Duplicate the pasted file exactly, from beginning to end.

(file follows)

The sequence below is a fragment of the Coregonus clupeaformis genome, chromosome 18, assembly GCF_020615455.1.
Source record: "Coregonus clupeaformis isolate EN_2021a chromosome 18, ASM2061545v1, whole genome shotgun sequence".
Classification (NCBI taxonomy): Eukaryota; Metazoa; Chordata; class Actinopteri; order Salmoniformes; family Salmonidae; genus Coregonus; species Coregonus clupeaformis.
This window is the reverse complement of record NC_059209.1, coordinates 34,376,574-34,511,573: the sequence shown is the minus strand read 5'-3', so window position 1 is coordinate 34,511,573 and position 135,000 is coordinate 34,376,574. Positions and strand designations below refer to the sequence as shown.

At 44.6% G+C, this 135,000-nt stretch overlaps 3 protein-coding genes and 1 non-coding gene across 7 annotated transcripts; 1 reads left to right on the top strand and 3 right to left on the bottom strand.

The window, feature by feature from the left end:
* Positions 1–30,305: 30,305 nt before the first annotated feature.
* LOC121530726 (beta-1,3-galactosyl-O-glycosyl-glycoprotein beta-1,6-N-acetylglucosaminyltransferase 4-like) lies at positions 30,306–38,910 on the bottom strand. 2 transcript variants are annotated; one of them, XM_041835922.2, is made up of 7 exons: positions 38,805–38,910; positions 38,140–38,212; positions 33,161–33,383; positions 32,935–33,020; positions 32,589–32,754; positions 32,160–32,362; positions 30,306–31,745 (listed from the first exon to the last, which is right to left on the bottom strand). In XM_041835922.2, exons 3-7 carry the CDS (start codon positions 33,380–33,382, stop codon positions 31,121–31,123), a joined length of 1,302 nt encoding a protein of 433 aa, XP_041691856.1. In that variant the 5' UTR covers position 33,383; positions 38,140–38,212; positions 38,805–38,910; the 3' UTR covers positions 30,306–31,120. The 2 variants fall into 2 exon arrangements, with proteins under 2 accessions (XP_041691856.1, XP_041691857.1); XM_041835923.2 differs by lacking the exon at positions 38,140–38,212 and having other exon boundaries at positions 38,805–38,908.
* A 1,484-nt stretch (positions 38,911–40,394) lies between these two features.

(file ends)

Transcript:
The sequence below is a fragment of the Coregonus clupeaformis genome, chromosome 18, assembly GCF_020615455.1.
Source record: "Coregonus clupeaformis isolate EN_2021a chromosome 18, ASM2061545v1, whole genome shotgun sequence".
Classification (NCBI taxonomy): Eukaryota; Metazoa; Chordata; class Actinopteri; order Salmoniformes; family Salmonidae; genus Coregonus; species Coregonus clupeaformis.
This window is the reverse complement of record NC_059209.1, coordinates 34,376,574-34,511,573: the sequence shown is the minus strand read 5'-3', so window position 1 is coordinate 34,511,573 and position 135,000 is coordinate 34,376,574. Positions and strand designations below refer to the sequence as shown.

At 44.6% G+C, this 135,000-nt stretch overlaps 3 protein-coding genes and 1 non-coding gene across 7 annotated transcripts; 1 reads left to right on the top strand and 3 right to left on the bottom strand.

The window, feature by feature from the left end:
* Positions 1–30,305: 30,305 nt before the first annotated feature.
* LOC121530726 (beta-1,3-galactosyl-O-glycosyl-glycoprotein beta-1,6-N-acetylglucosaminyltransferase 4-like) lies at positions 30,306–38,910 on the bottom strand. 2 transcript variants are annotated; one of them, XM_041835922.2, is made up of 7 exons: positions 38,805–38,910; positions 38,140–38,212; positions 33,161–33,383; positions 32,935–33,020; positions 32,589–32,754; positions 32,160–32,362; positions 30,306–31,745 (listed from the first exon to the last, which is right to left on the bottom strand). In XM_041835922.2, exons 3-7 carry the CDS (start codon positions 33,380–33,382, stop codon positions 31,121–31,123), a joined length of 1,302 nt encoding a protein of 433 aa, XP_041691856.1. In that variant the 5' UTR covers position 33,383; positions 38,140–38,212; positions 38,805–38,910; the 3' UTR covers positions 30,306–31,120. The 2 variants fall into 2 exon arrangements, with proteins under 2 accessions (XP_041691856.1, XP_041691857.1); XM_041835923.2 differs by lacking the exon at positions 38,140–38,212 and having other exon boundaries at positions 38,805–38,908.
* A 1,484-nt stretch (positions 38,911–40,394) lies between these two features.